Can We Commit to True Unity for Purim?

Rabbi Moshe Chaim Luzzato writes in “The Way of G-d”:

…Purim involved Israel being saved from destruction during the Babylonian exile. As a result of this they reconfirmed their acceptance of the Torah, this time taking it upon themselves forever. Our Sages teach us that “they accepted the Torah once again in the days of Achashverosh”. The details of the observance of both these festivals are related to the particular rectification associated with them.

To accept the Torah on Sinai we needed to be united as if the entire nation was “One Man with One Heart”. On Purim, when we re-accept the Torah, we once again achieved that unity in the face of annihilation.

The mitzvos of the day, charity to the poor, giving gifts of food, a meal with family and friends give us actions leading to unity. But we also need to be united in thought and emotion.

Can we commit to true unity for Purim?

Can we focus on the successes, and financially and emotionally support all our local institutions who are truly there to serve us?

Can we convince ourselves that it’s not really a big mitzvah to air every piece of dirty laundry Ad infinitum?

Can we support those dedicated to spreading Torah to our fellow Jews, without undermining them by questioning their effectiveness?

Can we commit to true achdus?

Any suggestions on small steps we can take on that path?

10 comments on “Can We Commit to True Unity for Purim?

  1. There was not true unity at the end of the Purim episode, since Mordechai only became worthy in the eyes of the majority of his brethren, and not all of them. Unless, however, you say rubo k’kulo, but then that directly contradicts the Chazal.

  2. I contribute to Jewish unity by participating in Daf Yomi. :)

    “What a great thing! A Jew travels by boat and takes gemara Berachot under his arm. He travels for 15 days from Eretz Yisrael to America, and each day he learns the daf. When he arrives in America, he enters a beis medrash in New York and finds Jews learning the very same daf that he studied on that day, and he gladly joins them. Another Jew leaves the States and travels to Brazil or Japan, and he first goes to the beis medrash, where he finds everyone learning the same daf that he himself learned that day. Could there be greater unity of hearts than this?”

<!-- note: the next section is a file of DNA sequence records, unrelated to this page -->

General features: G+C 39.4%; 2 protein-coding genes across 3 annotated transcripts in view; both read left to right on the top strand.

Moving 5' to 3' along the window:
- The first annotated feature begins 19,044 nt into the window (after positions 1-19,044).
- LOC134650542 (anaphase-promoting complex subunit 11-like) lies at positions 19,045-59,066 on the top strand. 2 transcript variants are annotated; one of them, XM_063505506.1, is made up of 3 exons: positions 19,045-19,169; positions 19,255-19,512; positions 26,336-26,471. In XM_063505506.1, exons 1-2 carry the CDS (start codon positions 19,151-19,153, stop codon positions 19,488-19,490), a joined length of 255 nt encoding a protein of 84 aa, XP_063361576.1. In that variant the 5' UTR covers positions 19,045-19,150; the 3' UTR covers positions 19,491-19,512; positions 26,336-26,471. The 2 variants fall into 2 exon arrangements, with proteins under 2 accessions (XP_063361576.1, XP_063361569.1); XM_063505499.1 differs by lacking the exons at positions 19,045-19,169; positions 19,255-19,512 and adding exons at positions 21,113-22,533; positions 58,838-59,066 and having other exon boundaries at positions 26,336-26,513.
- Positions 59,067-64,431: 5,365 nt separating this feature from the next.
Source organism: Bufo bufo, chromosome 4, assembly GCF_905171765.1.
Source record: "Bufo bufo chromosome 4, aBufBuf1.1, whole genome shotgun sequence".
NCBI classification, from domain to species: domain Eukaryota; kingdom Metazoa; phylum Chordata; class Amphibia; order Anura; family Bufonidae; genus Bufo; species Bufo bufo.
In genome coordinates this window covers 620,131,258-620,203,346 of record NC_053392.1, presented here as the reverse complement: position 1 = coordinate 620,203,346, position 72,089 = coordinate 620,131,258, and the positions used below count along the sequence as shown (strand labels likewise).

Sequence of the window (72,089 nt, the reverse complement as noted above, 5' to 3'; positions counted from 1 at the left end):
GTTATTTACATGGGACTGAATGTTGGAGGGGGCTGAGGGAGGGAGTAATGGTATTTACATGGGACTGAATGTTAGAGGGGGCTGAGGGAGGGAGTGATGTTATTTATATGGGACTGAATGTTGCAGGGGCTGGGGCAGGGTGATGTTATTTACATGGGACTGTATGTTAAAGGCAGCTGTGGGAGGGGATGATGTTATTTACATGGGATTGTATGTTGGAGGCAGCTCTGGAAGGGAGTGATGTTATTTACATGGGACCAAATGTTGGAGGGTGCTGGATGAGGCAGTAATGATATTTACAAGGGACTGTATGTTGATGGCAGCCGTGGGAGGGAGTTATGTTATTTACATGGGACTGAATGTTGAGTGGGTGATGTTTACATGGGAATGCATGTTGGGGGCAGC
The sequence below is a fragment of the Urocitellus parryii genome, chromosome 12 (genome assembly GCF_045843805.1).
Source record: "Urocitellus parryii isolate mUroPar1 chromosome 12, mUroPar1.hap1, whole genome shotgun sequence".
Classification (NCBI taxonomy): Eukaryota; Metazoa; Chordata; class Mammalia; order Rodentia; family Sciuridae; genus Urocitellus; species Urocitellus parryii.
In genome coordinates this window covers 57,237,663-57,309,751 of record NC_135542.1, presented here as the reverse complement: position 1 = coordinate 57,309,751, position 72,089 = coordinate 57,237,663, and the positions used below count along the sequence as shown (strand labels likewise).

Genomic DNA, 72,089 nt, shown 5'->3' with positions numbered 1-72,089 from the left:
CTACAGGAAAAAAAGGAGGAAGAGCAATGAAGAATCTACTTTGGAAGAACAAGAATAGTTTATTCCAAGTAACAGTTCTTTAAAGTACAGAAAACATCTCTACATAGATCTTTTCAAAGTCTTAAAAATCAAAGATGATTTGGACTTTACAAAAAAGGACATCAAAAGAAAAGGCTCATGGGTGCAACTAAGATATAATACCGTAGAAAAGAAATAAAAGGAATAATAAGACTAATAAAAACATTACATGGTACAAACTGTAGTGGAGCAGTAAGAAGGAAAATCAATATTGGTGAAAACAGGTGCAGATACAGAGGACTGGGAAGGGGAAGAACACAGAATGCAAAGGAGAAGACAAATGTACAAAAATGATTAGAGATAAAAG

Rabbi Meir Shapiro

  3. Firstly, I am floored by the mature way that the “Administrator” took the high road in addressing several issues. Yashar Koach!

    I think that all of the questions (and answers) are rooted in understanding Knesses Yisrael, the Jewish people as a whole. Whenever I have a problem with anyone, it’s usually because I have forgotten about the innate kedusha within the person and that they are part of Klal Yisrael.

    This has to start at home. Just like we all try to talk about Hashem in our homes, we have to speak about the Congregation of Yisrael, as a people with a defined mission in the world.

  4. I think the people giving criticism, usually feel that it is productive and serving a good purpose. Other people and groups might feel that it is unproductive or perhaps damaging.

    Do the public critics stop and think that they are doing damage? Do they ask questions to great people who have heard both sides of the issue, including those who feel they are being damaged?

    I was recently involved in one such issue and the lack of introspective or consideration of damage being done was frightening. It seemed that they really didn’t care because they thought their criticism was so important.

    My hope is that the public critics find away to deliver their criticism so that it can be accepted, so that it can be productive in actuality, and not damaging.

  5. Obviously, criticism from any level has to be rooted in love. I haven’t seen anyone defend criticism that would be unproductive.

  6. Mordechai was the greatest man of his generation. Boat rocking rooted in greatness, is miles apart from boat-rocking rooted in the ability to criticize.

    I think that even when we discuss the negative, it should be from a positive framework of care, understanding and connection. Torah based rebuke requires a positive framework.

  7. It’s possible that the lack of proper reflection on the dangers of assimilation led to the danger posed by Haman. Mordechai was a boat rocker opposing the comfortable consensus, and many who were caught up in the love-fest with the Persians criticized him for that. So we should know now that there is some limit to discussing only the positive.

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